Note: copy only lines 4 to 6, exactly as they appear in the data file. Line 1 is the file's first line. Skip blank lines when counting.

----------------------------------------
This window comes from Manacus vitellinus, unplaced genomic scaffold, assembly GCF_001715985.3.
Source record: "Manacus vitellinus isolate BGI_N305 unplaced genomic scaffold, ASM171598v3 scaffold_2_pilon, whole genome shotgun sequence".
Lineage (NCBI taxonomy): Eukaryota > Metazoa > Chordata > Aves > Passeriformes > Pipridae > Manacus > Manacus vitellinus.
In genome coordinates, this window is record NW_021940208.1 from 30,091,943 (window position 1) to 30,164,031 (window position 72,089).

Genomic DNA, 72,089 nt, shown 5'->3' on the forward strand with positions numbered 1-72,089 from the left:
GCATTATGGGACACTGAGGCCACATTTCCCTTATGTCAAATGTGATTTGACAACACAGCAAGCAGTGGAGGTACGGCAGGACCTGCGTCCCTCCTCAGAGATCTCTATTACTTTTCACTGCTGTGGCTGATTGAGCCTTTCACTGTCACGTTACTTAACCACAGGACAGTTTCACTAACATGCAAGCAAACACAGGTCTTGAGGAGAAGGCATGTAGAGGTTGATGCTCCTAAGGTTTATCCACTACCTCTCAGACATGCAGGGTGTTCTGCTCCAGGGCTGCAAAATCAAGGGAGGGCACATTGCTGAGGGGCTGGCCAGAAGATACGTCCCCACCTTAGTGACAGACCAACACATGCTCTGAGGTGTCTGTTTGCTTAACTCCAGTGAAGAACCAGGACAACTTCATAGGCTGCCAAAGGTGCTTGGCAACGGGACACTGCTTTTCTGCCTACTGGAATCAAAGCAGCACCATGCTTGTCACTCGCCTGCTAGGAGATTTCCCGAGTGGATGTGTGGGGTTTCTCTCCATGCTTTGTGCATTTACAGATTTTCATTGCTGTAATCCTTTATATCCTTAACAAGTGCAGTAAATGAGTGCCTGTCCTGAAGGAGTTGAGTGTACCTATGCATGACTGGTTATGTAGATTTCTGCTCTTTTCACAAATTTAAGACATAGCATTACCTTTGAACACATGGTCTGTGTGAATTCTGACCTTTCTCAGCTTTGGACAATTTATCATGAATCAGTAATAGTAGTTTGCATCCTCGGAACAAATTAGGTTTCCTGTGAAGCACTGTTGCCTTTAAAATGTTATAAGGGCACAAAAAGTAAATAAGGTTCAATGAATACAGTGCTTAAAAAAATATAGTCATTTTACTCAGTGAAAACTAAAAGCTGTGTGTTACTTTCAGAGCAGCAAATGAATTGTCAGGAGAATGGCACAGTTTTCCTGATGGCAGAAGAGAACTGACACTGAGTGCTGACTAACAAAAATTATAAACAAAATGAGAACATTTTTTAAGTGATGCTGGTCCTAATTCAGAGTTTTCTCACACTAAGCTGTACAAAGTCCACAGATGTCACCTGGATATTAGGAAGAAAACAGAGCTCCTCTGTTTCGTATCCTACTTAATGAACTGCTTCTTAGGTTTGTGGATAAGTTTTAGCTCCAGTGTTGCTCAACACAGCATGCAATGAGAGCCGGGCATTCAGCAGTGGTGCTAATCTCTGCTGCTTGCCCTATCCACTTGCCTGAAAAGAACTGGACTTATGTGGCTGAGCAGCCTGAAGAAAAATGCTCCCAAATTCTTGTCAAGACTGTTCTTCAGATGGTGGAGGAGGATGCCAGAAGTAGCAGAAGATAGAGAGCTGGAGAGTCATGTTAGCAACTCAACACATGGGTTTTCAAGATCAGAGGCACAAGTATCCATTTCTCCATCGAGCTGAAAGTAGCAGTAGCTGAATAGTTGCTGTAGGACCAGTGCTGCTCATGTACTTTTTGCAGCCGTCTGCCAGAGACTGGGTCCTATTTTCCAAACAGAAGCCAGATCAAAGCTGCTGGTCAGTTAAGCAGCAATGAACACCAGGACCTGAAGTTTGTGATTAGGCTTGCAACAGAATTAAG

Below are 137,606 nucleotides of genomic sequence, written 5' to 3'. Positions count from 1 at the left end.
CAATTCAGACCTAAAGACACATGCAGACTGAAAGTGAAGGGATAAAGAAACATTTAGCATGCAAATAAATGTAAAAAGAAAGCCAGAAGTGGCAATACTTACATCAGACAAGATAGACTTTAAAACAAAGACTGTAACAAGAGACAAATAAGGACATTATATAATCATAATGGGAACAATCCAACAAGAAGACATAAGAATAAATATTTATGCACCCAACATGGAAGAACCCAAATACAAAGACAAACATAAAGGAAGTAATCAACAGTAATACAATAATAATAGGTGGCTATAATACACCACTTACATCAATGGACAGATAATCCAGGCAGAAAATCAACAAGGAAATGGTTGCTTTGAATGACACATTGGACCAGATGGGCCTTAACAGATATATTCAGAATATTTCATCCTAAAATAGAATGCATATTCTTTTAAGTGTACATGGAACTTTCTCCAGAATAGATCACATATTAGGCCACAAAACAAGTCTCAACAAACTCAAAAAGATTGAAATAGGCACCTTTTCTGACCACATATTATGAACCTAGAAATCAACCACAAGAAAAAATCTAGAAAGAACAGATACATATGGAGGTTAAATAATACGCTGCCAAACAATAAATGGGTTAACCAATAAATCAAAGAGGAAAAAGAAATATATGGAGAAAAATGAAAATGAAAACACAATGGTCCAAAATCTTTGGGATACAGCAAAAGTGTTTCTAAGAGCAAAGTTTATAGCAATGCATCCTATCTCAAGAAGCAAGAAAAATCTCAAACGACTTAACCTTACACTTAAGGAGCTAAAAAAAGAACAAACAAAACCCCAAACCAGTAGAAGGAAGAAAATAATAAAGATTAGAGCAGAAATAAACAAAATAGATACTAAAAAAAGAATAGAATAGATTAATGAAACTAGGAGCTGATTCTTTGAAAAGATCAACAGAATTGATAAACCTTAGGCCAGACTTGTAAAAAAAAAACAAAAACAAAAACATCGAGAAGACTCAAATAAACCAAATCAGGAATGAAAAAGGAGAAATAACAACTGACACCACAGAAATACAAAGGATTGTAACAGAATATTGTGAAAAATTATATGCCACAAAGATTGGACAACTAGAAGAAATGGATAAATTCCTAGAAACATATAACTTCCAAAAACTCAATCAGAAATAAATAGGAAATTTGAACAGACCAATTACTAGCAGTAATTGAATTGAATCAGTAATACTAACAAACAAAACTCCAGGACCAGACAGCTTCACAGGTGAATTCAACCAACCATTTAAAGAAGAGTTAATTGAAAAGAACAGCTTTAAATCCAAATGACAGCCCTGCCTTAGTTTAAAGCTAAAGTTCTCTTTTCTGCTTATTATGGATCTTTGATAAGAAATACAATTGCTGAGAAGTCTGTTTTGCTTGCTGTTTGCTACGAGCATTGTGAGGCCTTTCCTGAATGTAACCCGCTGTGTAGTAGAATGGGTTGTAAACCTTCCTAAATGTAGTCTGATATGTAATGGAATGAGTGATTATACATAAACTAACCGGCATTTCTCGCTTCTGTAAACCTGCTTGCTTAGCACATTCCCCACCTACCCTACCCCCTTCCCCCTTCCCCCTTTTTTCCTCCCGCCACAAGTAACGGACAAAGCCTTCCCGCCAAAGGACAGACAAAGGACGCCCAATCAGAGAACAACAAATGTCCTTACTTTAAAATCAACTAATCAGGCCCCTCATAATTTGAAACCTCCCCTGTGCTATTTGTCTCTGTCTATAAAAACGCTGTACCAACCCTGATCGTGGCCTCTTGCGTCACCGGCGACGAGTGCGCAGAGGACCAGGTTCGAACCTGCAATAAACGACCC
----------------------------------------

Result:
In genome coordinates, this window is record NW_021940208.1 from 30,091,943 (window position 1) to 30,164,031 (window position 72,089).

Genomic DNA, 72,089 nt, shown 5'->3' on the forward strand with positions numbered 1-72,089 from the left:
GCATTATGGGACACTGAGGCCACATTTCCCTTATGTCAAATGTGATTTGACAACACAGCAAGCAGTGGAGGTACGGCAGGACCTGCGTCCCTCCTCAGAGATCTCTATTACTTTTCACTGCTGTGGCTGATTGAGCCTTTCACTGTCACGTTACTTAACCACAGGACAGTTTCACTAACATGCAAGCAAACACAGGTCTTGAGGAGAAGGCATGTAGAGGTTGATGCTCCTAAGGTTTATCCACTACCTCTCAGACATGCAGGGTGTTCTGCTCCAGGGCTGCAAAATCAAGGGAGGGCACATTGCTGAGGGGCTGGCCAGAAGATACGTCCCCACCTTAGTGACAGACCAACACATGCTCTGAGGTGTCTGTTTGCTTAACTCCAGTGAAGAACCAGGACAACTTCATAGGCTGCCAAAGGTGCTTGGCAACGGGACACTGCTTTTCTGCCTACTGGAATCAAAGCAGCACCATGCTTGTCACTCGCCTGCTAGGAGATTTCCCGAGTGGATGTGTGGGGTTTCTCTCCATGCTTTGTGCATTTACAGATTTTCATTGCTGTAATCCTTTATATCCTTAACAAGTGCAGTAAATGAGTGCCTGTCCTGAAGGAGTTGAGTGTACCTATGCATGACTGGTTATGTAGATTTCTGCTCTTTTCACAAATTTAAGACATAGCATTACCTTTGAACACATGGTCTGTGTGAATTCTGACCTTTCTCAGCTTTGGACAATTTATCATGAATCAGTAATAGTAGTTTGCATCCTCGGAACAAATTAGGTTTCCTGTGAAGCACTGTTGCCTTTAAAATGTTATAAGGGCACAAAAAGTAAATAAGGTTCAATGAATACAGTGCTTAAAAAAATATAGTCATTTTACTCAGTGAAAACTAAAAGCTGTGTGTTACTTTCAGAGCAGCAAATGAATTGTCAGGAGAATGGCACAGTTTTCCTGATGGCAGAAGAGAACTGACACTGAGTGCTGACTAACAAAAATTATAAACAAAATGAGAACATTTTTTAAGTGATGCTGGTCCTAATTCAGAGTTTTCTCACACTAAGCTGTACAAAGTCCACAGATGTCACCTGGATATTAGGAAGAAAACAGAGCTCCTCTGTTTCGTATCCTACTTAATGAACTGCTTCTTAGGTTTGTGGATAAGTTTTAGCTCCAGTGTTGCTCAACACAGCATGCAATGAGAGCCGGGCATTCAGCAGTGGTGCTAATCTCTGCTGCTTGCCCTATCCACTTGCCTGAAAAGAACTGGACTTATGTGGCTGAGCAGCCTGAAGAAAAATGCTCCCAAATTCTTGTCAAGACTGTTCTTCAGATGGTGGAGGAGGATGCCAGAAGTAGCAGAAGATAGAGAGCTGGAGAGTCATGTTAGCAACTCAACACATGGGTTTTCAAGATCAGAGGCACAAGTATCCATTTCTCCATCGAGCTGAAAGTAGCAGTAGCTGAATAGTTGCTGTAGGACCAGTGCTGCTCATGTACTTTTTGCAGCCGTCTGCCAGAGACTGGGTCCTATTTTCCAAACAGAAGCCAGATCAAAGCTGCTGGTCAGTTAAGCAGCAATGAACACCAGGACCTGAAGTTTGTGATTAGGCTTGCAACAGAATTAAG